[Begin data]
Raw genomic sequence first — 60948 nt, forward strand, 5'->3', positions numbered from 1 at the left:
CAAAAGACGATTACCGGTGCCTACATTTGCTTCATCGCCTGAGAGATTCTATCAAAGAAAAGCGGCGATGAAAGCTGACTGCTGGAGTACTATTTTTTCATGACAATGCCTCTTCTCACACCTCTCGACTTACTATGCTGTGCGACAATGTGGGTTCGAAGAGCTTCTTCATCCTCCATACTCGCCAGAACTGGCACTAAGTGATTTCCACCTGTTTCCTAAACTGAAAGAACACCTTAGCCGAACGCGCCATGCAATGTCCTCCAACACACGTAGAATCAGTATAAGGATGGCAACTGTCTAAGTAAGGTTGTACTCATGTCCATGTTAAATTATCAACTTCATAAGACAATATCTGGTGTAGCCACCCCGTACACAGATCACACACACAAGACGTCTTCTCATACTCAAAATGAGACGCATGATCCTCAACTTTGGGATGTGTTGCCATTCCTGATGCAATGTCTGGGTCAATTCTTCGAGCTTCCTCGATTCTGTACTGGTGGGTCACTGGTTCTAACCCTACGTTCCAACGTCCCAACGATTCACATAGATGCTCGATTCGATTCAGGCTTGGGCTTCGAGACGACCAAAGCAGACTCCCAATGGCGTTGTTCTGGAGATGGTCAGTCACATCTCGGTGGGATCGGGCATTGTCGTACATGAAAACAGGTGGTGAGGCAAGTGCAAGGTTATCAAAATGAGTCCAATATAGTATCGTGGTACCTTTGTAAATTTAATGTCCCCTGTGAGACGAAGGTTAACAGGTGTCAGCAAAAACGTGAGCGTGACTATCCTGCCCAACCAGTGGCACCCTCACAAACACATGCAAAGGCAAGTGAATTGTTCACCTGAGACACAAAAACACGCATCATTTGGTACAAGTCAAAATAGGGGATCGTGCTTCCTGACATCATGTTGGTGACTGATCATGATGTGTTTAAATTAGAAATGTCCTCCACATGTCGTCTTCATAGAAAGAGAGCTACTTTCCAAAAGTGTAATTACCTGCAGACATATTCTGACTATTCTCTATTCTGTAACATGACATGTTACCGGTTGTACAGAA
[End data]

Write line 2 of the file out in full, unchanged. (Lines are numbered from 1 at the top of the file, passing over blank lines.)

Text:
CAAAAGACGATTACCGGTGCCTACATTTGCTTCATCGCCTGAGAGATTCTATCAAAGAAAAGCGGCGATGAAAGCTGACTGCTGGAGTACTATTTTTTCATGACAATGCCTCTTCTCACACCTCTCGACTTACTATGCTGTGCGACAATGTGGGTTCGAAGAGCTTCTTCATCCTCCATACTCGCCAGAACTGGCACTAAGTGATTTCCACCTGTTTCCTAAACTGAAAGAACACCTTAGCCGAACGCGCCATGCAATGTCCTCCAACACACGTAGAATCAGTATAAGGATGGCAACTGTCTAAGTAAGGTTGTACTCATGTCCATGTTAAATTATCAACTTCATAAGACAATATCTGGTGTAGCCACCCCGTACACAGATCACACACACAAGACGTCTTCTCATACTCAAAATGAGACGCATGATCCTCAACTTTGGGATGTGTTGCCATTCCTGATGCAATGTCTGGGTCAATTCTTCGAGCTTCCTCGATTCTGTACTGGTGGGTCACTGGTTCTAACCCTACGTTCCAACGTCCCAACGATTCACATAGATGCTCGATTCGATTCAGGCTTGGGCTTCGAGACGACCAAAGCAGACTCCCAATGGCGTTGTTCTGGAGATGGTCAGTCACATCTCGGTGGGATCGGGCATTGTCGTACATGAAAACAGGTGGTGAGGCAAGTGCAAGGTTATCAAAATGAGTCCAATATAGTATCGTGGTACCTTTGTAAATTTAATGTCCCCTGTGAGACGAAGGTTAACAGGTGTCAGCAAAAACGTGAGCGTGACTATCCTGCCCAACCAGTGGCACCCTCACAAACACATGCAAAGGCAAGTGAATTGTTCACCTGAGACACAAAAACACGCATCATTTGGTACAAGTCAAAATAGGGGATCGTGCTTCCTGACATCATGTTGGTGACTGATCATGATGTGTTTAAATTAGAAATGTCCTCCACATGTCGTCTTCATAGAAAGAGAGCTACTTTCCAAAAGTGTAATTACCTGCAGACATATTCTGACTATTCTCTATTCTGTAACATGACATGTTACCGGTTGTACAGAA